New Legislation was introduced from 06 April 2009 to provide a further alternative to bankruptcy for an individual who is insolvent and cannot pay their debts and provides for a Debt Relief Order (DRO).
The introduction of DROs is intended to minimise the cost of dealing with your insolvent financial affairs and allow you to obtain relief from them. Bankruptcy can cost in excess of £500.
Qualifying for a DRO There are a number of requirements that you must meet before you qualify to apply for a DRO:
• You must be unable to pay your debts.
• Your total debts must not be more than £15,000.00 This does not include unliquidated debts (debts where the amount due is not yet known) or debts that cannot be included in a DRO (such as Student Loans, Fines etc.)
• Your total assets must not be more than £300.00 It is important to note here that the £300 relates to the total value of your assets before charges such as a mortgage. In other words if you have a house with a mortgage (even if it is in negative equity) you will not qualify for a DRO.
• Your disposable income after deducting all normal living expenses, must not be more than £50.00 per month
• You must be living in England or Wales, or at any time during the last 3 years have been resident or carrying on business in England or Wales.
• You must not have been subject to a DRO within the last 6 years.
• You must not be involved in any other formal insolvency procedure at the time of the application for a DRO e.g. already be bankrupt or subject to an IVA.
• If you have presented your own petition for bankruptcy the court must have referred you to the DRO procedure.
• If you have been notified that a creditor has presented a bankruptcy petition against you, then you must get that creditors permission to apply for a DRO.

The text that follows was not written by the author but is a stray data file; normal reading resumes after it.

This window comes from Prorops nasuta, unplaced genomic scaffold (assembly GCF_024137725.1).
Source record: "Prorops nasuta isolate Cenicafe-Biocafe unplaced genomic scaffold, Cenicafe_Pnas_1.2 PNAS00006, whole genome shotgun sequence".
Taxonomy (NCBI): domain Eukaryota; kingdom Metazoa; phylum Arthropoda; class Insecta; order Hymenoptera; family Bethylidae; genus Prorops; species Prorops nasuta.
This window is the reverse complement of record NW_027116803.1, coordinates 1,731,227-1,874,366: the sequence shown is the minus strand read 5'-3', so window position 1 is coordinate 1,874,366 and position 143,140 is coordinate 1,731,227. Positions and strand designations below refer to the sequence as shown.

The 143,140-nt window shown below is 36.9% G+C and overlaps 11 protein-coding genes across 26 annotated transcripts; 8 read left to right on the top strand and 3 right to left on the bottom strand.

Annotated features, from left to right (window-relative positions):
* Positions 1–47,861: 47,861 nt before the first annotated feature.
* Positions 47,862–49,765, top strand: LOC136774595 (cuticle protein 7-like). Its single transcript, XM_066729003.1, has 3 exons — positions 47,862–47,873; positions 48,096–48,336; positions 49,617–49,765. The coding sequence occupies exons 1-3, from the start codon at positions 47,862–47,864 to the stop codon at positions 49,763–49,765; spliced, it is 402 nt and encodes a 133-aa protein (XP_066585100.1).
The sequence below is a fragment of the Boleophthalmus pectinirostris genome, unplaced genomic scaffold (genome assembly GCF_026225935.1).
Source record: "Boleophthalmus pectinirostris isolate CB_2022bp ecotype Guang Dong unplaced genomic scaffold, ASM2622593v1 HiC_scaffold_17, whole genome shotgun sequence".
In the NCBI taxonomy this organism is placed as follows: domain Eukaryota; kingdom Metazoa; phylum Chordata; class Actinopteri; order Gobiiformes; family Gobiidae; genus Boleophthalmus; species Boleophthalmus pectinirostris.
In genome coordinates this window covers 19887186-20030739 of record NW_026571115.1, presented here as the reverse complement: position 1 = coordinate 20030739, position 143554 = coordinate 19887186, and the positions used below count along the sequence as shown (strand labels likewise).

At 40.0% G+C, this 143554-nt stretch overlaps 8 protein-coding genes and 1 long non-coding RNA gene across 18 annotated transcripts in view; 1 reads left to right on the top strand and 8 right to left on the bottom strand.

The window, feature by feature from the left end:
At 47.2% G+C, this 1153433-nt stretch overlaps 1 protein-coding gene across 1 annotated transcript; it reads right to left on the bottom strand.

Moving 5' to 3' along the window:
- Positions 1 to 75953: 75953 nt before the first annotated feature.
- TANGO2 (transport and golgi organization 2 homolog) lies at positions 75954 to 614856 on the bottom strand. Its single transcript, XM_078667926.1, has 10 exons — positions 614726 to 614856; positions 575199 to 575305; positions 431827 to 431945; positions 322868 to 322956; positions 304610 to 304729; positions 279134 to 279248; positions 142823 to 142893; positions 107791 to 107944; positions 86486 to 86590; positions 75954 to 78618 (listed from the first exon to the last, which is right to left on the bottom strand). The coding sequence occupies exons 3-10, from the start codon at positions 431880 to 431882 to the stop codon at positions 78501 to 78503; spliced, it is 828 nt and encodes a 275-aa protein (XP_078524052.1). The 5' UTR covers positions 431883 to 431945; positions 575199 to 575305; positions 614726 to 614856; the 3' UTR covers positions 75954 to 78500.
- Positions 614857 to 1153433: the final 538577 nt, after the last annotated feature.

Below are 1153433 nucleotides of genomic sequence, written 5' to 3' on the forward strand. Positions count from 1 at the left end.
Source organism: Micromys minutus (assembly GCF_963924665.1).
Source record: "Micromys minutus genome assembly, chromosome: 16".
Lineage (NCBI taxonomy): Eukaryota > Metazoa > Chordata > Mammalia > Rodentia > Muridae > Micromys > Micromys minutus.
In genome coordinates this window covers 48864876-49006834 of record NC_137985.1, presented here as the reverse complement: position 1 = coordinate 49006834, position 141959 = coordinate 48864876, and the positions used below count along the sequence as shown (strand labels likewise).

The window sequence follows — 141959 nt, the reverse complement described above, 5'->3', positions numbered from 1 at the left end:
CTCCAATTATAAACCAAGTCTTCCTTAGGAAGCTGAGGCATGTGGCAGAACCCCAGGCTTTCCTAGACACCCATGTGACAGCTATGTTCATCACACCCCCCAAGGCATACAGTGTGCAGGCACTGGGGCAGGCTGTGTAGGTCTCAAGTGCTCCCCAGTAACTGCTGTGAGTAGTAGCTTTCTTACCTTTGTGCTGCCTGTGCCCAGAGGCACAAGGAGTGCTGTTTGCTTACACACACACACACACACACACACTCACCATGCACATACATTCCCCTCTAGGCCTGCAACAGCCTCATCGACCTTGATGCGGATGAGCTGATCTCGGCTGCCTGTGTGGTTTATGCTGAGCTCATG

How to obtain a DRO
Providing you meet the criteria, the procedure for obtaining a DRO is relatively simple:
• The application can only be made on-line with the assistance of an approved intermediary (details of these are given below).
• A fee of £90.00 must be paid (compared to £500.00 or so for a bankruptcy) to the Official Receiver.
• The Official Receiver then assesses the on-line application and if appropriate makes the DRO.
How does a DRO affect you ?
When a DRO is made the effect of this is:
• It provides you with protection from enforcement action by your creditors, ie. they cannot pursue you any more for their debt.
• The DRO normally lasts for up to 12 months and after that period the debts are written off
• It imposes certain restrictions (very similar to bankruptcy) on you. The main restrictions are not being able to obtain credit of more than £500.00 without saying you have a DRO, and you cannot be a director of a limited company or be involved in the promotion, formation or management of a limited company.
• There are some other restrictions not detailed here.
A DRO is very similar to bankruptcy and virtually all the restrictions placed on you are the same.
It is important to note that a DRO is a very good solution for someone with relatively uncomplicated financial affairs. The Official Receiver will not generally investigate your affairs but is able to do so if he suspects you have not made a full disclosure in your application or if a creditor makes a complaint about you obtaining a DRO.
A DRO should therefore not be considered as an ‘easy way out’ of dealing with your financial affairs. It is there to assist someone who would normally have gone down the bankruptcy route, but has a relatively low level of debts and assets and cannot afford the costs of their own bankruptcy petition. If you are found to have been ‘less than honest’ then rather than lasting for 12 months, a DRO can be extended (together with all of its restrictions on you) for up to 15 years depending on how serious it is!